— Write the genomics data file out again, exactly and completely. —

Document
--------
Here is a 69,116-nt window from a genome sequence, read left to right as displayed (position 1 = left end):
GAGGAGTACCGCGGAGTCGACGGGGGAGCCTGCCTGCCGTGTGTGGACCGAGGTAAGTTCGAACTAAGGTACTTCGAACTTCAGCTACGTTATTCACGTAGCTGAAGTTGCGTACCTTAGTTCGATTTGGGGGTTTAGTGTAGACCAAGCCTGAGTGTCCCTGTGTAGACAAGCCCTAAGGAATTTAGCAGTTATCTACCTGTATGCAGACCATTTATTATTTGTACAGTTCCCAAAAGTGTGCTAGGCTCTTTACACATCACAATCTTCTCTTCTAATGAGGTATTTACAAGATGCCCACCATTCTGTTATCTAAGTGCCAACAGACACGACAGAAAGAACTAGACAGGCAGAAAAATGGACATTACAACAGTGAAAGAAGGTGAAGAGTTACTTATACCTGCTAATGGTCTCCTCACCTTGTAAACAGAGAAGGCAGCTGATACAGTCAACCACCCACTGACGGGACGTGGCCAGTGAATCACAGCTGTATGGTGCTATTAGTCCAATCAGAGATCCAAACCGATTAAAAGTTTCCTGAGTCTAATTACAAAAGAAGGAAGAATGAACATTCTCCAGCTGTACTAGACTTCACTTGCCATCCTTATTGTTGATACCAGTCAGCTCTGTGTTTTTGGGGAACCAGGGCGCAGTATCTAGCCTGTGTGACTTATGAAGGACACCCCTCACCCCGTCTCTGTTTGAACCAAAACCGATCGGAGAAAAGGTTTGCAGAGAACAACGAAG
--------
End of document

Here is a 69,116-nt window from a genome sequence, read left to right as displayed (position 1 = left end):
GAGGAGTACCGCGGAGTCGACGGGGGAGCCTGCCTGCCGTGTGTGGACCGAGGTAAGTTCGAACTAAGGTACTTCGAACTTCAGCTACGTTATTCACGTAGCTGAAGTTGCGTACCTTAGTTCGATTTGGGGGTTTAGTGTAGACCAAGCCTGAGTGTCCCTGTGTAGACAAGCCCTAAGGAATTTAGCAGTTATCTACCTGTATGCAGACCATTTATTATTTGTACAGTTCCCAAAAGTGTGCTAGGCTCTTTACACATCACAATCTTCTCTTCTAATGAGGTATTTACAAGATGCCCACCATTCTGTTATCTAAGTGCCAACAGACACGACAGAAAGAACTAGACAGGCAGAAAAATGGACATTACAACAGTGAAAGAAGGTGAAGAGTTACTTATACCTGCTAATGGTCTCCTCACCTTGTAAACAGAGAAGGCAGCTGATACAGTCAACCACCCACTGACGGGACGTGGCCAGTGAATCACAGCTGTATGGTGCTATTAGTCCAATCAGAGATCCAAACCGATTAAAAGTTTCCTGAGTCTAATTACAAAAGAAGGAAGAATGAACATTCTCCAGCTGTACTAGACTTCACTTGCCATCCTTATTGTTGATACCAGTCAGCTCTGTGTTTTTGGGGAACCAGGGCGCAGTATCTAGCCTGTGTGACTTATGAAGGACACCCCTCACCCCGTCTCTGTTTGAACCAAAACCGATCGGAGAAAAGGTTTGCAGAGAACAACGAAG